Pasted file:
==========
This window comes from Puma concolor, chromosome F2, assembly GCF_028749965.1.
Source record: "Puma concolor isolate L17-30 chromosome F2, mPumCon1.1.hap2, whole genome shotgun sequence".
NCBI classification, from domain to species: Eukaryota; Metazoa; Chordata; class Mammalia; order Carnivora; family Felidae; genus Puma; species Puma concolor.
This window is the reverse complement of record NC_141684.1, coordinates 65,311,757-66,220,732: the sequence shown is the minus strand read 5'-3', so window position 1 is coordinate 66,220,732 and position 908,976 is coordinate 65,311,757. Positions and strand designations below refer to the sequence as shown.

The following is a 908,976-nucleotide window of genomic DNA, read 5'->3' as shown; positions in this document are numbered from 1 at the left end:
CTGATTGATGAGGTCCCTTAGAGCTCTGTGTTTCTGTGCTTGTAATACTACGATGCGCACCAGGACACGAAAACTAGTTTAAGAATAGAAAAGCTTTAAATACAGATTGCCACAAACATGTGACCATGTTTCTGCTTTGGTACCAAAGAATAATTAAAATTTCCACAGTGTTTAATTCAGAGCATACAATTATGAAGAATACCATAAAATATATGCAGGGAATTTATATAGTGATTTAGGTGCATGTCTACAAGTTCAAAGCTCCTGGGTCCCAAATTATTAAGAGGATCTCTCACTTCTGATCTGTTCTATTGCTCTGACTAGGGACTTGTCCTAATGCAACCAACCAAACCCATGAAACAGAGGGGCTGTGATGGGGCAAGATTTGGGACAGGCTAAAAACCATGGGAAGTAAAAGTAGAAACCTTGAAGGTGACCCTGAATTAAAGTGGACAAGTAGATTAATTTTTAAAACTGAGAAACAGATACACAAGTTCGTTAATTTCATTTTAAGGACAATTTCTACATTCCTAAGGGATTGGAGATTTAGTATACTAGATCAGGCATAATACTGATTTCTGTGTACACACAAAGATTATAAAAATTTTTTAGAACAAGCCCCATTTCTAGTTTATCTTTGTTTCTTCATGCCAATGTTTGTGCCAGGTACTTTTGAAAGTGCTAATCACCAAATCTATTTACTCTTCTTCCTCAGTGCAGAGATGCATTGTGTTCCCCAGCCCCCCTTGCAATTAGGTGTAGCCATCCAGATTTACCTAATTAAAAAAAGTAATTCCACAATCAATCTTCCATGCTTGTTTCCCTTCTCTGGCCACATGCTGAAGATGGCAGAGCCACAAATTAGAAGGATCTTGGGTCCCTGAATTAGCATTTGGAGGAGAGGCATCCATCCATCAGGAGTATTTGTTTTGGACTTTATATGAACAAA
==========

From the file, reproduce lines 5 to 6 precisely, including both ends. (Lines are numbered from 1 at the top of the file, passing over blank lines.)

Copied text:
The following is a 908,976-nucleotide window of genomic DNA, read 5'->3' as shown; positions in this document are numbered from 1 at the left end:
CTGATTGATGAGGTCCCTTAGAGCTCTGTGTTTCTGTGCTTGTAATACTACGATGCGCACCAGGACACGAAAACTAGTTTAAGAATAGAAAAGCTTTAAATACAGATTGCCACAAACATGTGACCATGTTTCTGCTTTGGTACCAAAGAATAATTAAAATTTCCACAGTGTTTAATTCAGAGCATACAATTATGAAGAATACCATAAAATATATGCAGGGAATTTATATAGTGATTTAGGTGCATGTCTACAAGTTCAAAGCTCCTGGGTCCCAAATTATTAAGAGGATCTCTCACTTCTGATCTGTTCTATTGCTCTGACTAGGGACTTGTCCTAATGCAACCAACCAAACCCATGAAACAGAGGGGCTGTGATGGGGCAAGATTTGGGACAGGCTAAAAACCATGGGAAGTAAAAGTAGAAACCTTGAAGGTGACCCTGAATTAAAGTGGACAAGTAGATTAATTTTTAAAACTGAGAAACAGATACACAAGTTCGTTAATTTCATTTTAAGGACAATTTCTACATTCCTAAGGGATTGGAGATTTAGTATACTAGATCAGGCATAATACTGATTTCTGTGTACACACAAAGATTATAAAAATTTTTTAGAACAAGCCCCATTTCTAGTTTATCTTTGTTTCTTCATGCCAATGTTTGTGCCAGGTACTTTTGAAAGTGCTAATCACCAAATCTATTTACTCTTCTTCCTCAGTGCAGAGATGCATTGTGTTCCCCAGCCCCCCTTGCAATTAGGTGTAGCCATCCAGATTTACCTAATTAAAAAAAGTAATTCCACAATCAATCTTCCATGCTTGTTTCCCTTCTCTGGCCACATGCTGAAGATGGCAGAGCCACAAATTAGAAGGATCTTGGGTCCCTGAATTAGCATTTGGAGGAGAGGCATCCATCCATCAGGAGTATTTGTTTTGGACTTTATATGAACAAA